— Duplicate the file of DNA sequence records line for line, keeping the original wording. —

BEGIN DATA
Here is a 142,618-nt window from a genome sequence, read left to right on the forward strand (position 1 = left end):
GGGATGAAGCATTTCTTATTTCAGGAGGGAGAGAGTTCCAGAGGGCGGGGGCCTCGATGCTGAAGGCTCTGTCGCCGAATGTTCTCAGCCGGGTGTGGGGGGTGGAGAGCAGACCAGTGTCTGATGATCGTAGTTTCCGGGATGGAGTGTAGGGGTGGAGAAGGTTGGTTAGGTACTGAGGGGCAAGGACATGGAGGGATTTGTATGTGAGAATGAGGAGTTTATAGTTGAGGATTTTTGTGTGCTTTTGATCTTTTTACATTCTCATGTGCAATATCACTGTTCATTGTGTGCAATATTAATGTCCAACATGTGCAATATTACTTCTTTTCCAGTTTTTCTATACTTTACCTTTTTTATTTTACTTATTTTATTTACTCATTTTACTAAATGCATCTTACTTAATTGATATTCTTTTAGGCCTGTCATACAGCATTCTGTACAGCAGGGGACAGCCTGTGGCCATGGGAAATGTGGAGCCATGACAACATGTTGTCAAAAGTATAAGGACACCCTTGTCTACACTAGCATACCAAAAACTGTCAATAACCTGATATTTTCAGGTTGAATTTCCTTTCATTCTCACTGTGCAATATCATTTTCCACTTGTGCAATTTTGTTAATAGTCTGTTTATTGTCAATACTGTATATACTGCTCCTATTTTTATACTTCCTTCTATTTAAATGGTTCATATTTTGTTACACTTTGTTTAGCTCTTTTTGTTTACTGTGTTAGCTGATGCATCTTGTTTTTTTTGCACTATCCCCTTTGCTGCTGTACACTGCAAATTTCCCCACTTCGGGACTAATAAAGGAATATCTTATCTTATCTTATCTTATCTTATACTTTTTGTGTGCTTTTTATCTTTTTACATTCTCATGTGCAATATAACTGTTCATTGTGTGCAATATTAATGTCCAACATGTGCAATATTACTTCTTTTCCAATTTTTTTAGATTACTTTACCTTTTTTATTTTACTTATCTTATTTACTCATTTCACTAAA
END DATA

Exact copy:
Here is a 142,618-nt window from a genome sequence, read left to right on the forward strand (position 1 = left end):
GGGATGAAGCATTTCTTATTTCAGGAGGGAGAGAGTTCCAGAGGGCGGGGGCCTCGATGCTGAAGGCTCTGTCGCCGAATGTTCTCAGCCGGGTGTGGGGGGTGGAGAGCAGACCAGTGTCTGATGATCGTAGTTTCCGGGATGGAGTGTAGGGGTGGAGAAGGTTGGTTAGGTACTGAGGGGCAAGGACATGGAGGGATTTGTATGTGAGAATGAGGAGTTTATAGTTGAGGATTTTTGTGTGCTTTTGATCTTTTTACATTCTCATGTGCAATATCACTGTTCATTGTGTGCAATATTAATGTCCAACATGTGCAATATTACTTCTTTTCCAGTTTTTCTATACTTTACCTTTTTTATTTTACTTATTTTATTTACTCATTTTACTAAATGCATCTTACTTAATTGATATTCTTTTAGGCCTGTCATACAGCATTCTGTACAGCAGGGGACAGCCTGTGGCCATGGGAAATGTGGAGCCATGACAACATGTTGTCAAAAGTATAAGGACACCCTTGTCTACACTAGCATACCAAAAACTGTCAATAACCTGATATTTTCAGGTTGAATTTCCTTTCATTCTCACTGTGCAATATCATTTTCCACTTGTGCAATTTTGTTAATAGTCTGTTTATTGTCAATACTGTATATACTGCTCCTATTTTTATACTTCCTTCTATTTAAATGGTTCATATTTTGTTACACTTTGTTTAGCTCTTTTTGTTTACTGTGTTAGCTGATGCATCTTGTTTTTTTTGCACTATCCCCTTTGCTGCTGTACACTGCAAATTTCCCCACTTCGGGACTAATAAAGGAATATCTTATCTTATCTTATCTTATCTTATACTTTTTGTGTGCTTTTTATCTTTTTACATTCTCATGTGCAATATAACTGTTCATTGTGTGCAATATTAATGTCCAACATGTGCAATATTACTTCTTTTCCAATTTTTTTAGATTACTTTACCTTTTTTATTTTACTTATCTTATTTACTCATTTCACTAAA